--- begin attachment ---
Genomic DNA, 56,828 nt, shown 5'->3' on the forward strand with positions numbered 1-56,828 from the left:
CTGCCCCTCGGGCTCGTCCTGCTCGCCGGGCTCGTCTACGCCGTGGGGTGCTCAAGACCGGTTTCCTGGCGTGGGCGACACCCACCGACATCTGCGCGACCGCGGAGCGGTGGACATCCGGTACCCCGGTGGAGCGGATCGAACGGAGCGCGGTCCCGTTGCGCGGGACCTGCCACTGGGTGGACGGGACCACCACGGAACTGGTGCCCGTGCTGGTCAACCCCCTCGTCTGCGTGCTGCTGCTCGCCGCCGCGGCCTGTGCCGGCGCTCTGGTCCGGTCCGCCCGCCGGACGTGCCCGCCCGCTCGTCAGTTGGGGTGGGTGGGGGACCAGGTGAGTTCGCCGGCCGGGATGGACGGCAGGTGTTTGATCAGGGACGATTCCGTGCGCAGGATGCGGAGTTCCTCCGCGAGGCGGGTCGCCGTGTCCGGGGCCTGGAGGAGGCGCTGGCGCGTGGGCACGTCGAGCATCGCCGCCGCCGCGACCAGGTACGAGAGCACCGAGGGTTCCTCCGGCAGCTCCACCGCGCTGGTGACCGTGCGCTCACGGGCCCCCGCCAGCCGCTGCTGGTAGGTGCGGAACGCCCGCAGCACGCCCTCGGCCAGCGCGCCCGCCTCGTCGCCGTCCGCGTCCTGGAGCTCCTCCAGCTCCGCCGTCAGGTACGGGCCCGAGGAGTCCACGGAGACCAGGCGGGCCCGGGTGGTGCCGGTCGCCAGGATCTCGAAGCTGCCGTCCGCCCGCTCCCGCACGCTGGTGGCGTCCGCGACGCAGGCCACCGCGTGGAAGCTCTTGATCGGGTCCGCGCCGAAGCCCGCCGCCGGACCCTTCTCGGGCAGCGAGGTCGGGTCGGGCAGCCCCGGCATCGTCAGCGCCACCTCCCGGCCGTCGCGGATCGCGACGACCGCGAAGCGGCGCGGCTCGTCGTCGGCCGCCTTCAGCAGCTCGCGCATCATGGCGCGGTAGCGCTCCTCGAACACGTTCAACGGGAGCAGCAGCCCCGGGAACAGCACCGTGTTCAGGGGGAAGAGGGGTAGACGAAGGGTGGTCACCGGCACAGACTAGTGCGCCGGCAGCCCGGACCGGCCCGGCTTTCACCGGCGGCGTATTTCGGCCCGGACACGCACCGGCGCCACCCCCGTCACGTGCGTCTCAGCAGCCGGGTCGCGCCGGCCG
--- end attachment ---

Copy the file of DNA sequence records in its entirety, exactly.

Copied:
Genomic DNA, 56,828 nt, shown 5'->3' on the forward strand with positions numbered 1-56,828 from the left:
CTGCCCCTCGGGCTCGTCCTGCTCGCCGGGCTCGTCTACGCCGTGGGGTGCTCAAGACCGGTTTCCTGGCGTGGGCGACACCCACCGACATCTGCGCGACCGCGGAGCGGTGGACATCCGGTACCCCGGTGGAGCGGATCGAACGGAGCGCGGTCCCGTTGCGCGGGACCTGCCACTGGGTGGACGGGACCACCACGGAACTGGTGCCCGTGCTGGTCAACCCCCTCGTCTGCGTGCTGCTGCTCGCCGCCGCGGCCTGTGCCGGCGCTCTGGTCCGGTCCGCCCGCCGGACGTGCCCGCCCGCTCGTCAGTTGGGGTGGGTGGGGGACCAGGTGAGTTCGCCGGCCGGGATGGACGGCAGGTGTTTGATCAGGGACGATTCCGTGCGCAGGATGCGGAGTTCCTCCGCGAGGCGGGTCGCCGTGTCCGGGGCCTGGAGGAGGCGCTGGCGCGTGGGCACGTCGAGCATCGCCGCCGCCGCGACCAGGTACGAGAGCACCGAGGGTTCCTCCGGCAGCTCCACCGCGCTGGTGACCGTGCGCTCACGGGCCCCCGCCAGCCGCTGCTGGTAGGTGCGGAACGCCCGCAGCACGCCCTCGGCCAGCGCGCCCGCCTCGTCGCCGTCCGCGTCCTGGAGCTCCTCCAGCTCCGCCGTCAGGTACGGGCCCGAGGAGTCCACGGAGACCAGGCGGGCCCGGGTGGTGCCGGTCGCCAGGATCTCGAAGCTGCCGTCCGCCCGCTCCCGCACGCTGGTGGCGTCCGCGACGCAGGCCACCGCGTGGAAGCTCTTGATCGGGTCCGCGCCGAAGCCCGCCGCCGGACCCTTCTCGGGCAGCGAGGTCGGGTCGGGCAGCCCCGGCATCGTCAGCGCCACCTCCCGGCCGTCGCGGATCGCGACGACCGCGAAGCGGCGCGGCTCGTCGTCGGCCGCCTTCAGCAGCTCGCGCATCATGGCGCGGTAGCGCTCCTCGAACACGTTCAACGGGAGCAGCAGCCCCGGGAACAGCACCGTGTTCAGGGGGAAGAGGGGTAGACGAAGGGTGGTCACCGGCACAGACTAGTGCGCCGGCAGCCCGGACCGGCCCGGCTTTCACCGGCGGCGTATTTCGGCCCGGACACGCACCGGCGCCACCCCCGTCACGTGCGTCTCAGCAGCCGGGTCGCGCCGGCCG